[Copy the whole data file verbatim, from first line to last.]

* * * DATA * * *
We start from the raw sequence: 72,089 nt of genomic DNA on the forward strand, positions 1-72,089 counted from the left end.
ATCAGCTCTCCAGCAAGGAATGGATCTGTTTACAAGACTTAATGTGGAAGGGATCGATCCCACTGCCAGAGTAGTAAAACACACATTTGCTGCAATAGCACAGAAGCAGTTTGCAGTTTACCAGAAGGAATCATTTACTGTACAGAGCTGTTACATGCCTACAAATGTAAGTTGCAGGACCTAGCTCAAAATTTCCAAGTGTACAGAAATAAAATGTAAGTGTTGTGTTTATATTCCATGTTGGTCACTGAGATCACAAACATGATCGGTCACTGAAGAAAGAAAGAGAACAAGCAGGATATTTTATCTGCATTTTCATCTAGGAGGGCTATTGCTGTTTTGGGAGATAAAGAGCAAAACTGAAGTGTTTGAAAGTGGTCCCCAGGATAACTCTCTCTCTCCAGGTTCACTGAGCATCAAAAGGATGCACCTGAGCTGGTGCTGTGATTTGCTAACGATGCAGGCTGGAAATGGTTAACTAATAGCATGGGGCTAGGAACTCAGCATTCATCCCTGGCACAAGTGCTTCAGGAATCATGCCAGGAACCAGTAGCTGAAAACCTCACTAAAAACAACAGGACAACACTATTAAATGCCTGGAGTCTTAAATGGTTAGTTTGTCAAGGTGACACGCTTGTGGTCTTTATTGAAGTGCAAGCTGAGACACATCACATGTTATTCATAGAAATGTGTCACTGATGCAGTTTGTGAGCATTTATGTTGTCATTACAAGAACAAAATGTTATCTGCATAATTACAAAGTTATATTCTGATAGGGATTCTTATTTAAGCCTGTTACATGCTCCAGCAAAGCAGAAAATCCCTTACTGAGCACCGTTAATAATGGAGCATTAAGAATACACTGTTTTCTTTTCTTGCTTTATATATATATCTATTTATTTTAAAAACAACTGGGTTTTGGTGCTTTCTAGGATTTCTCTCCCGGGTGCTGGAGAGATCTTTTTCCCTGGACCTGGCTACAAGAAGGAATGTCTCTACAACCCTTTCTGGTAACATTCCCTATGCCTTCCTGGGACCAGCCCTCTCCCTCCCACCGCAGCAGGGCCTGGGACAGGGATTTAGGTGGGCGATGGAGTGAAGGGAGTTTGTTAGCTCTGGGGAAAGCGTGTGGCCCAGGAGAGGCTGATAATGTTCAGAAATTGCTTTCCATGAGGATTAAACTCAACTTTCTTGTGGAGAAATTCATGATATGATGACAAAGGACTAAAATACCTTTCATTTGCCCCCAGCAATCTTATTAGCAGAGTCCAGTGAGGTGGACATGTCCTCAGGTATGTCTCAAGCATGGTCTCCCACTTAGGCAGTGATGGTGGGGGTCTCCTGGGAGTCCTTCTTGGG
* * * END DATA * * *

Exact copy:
We start from the raw sequence: 72,089 nt of genomic DNA on the forward strand, positions 1-72,089 counted from the left end.
ATCAGCTCTCCAGCAAGGAATGGATCTGTTTACAAGACTTAATGTGGAAGGGATCGATCCCACTGCCAGAGTAGTAAAACACACATTTGCTGCAATAGCACAGAAGCAGTTTGCAGTTTACCAGAAGGAATCATTTACTGTACAGAGCTGTTACATGCCTACAAATGTAAGTTGCAGGACCTAGCTCAAAATTTCCAAGTGTACAGAAATAAAATGTAAGTGTTGTGTTTATATTCCATGTTGGTCACTGAGATCACAAACATGATCGGTCACTGAAGAAAGAAAGAGAACAAGCAGGATATTTTATCTGCATTTTCATCTAGGAGGGCTATTGCTGTTTTGGGAGATAAAGAGCAAAACTGAAGTGTTTGAAAGTGGTCCCCAGGATAACTCTCTCTCTCCAGGTTCACTGAGCATCAAAAGGATGCACCTGAGCTGGTGCTGTGATTTGCTAACGATGCAGGCTGGAAATGGTTAACTAATAGCATGGGGCTAGGAACTCAGCATTCATCCCTGGCACAAGTGCTTCAGGAATCATGCCAGGAACCAGTAGCTGAAAACCTCACTAAAAACAACAGGACAACACTATTAAATGCCTGGAGTCTTAAATGGTTAGTTTGTCAAGGTGACACGCTTGTGGTCTTTATTGAAGTGCAAGCTGAGACACATCACATGTTATTCATAGAAATGTGTCACTGATGCAGTTTGTGAGCATTTATGTTGTCATTACAAGAACAAAATGTTATCTGCATAATTACAAAGTTATATTCTGATAGGGATTCTTATTTAAGCCTGTTACATGCTCCAGCAAAGCAGAAAATCCCTTACTGAGCACCGTTAATAATGGAGCATTAAGAATACACTGTTTTCTTTTCTTGCTTTATATATATATCTATTTATTTTAAAAACAACTGGGTTTTGGTGCTTTCTAGGATTTCTCTCCCGGGTGCTGGAGAGATCTTTTTCCCTGGACCTGGCTACAAGAAGGAATGTCTCTACAACCCTTTCTGGTAACATTCCCTATGCCTTCCTGGGACCAGCCCTCTCCCTCCCACCGCAGCAGGGCCTGGGACAGGGATTTAGGTGGGCGATGGAGTGAAGGGAGTTTGTTAGCTCTGGGGAAAGCGTGTGGCCCAGGAGAGGCTGATAATGTTCAGAAATTGCTTTCCATGAGGATTAAACTCAACTTTCTTGTGGAGAAATTCATGATATGATGACAAAGGACTAAAATACCTTTCATTTGCCCCCAGCAATCTTATTAGCAGAGTCCAGTGAGGTGGACATGTCCTCAGGTATGTCTCAAGCATGGTCTCCCACTTAGGCAGTGATGGTGGGGGTCTCCTGGGAGTCCTTCTTGGG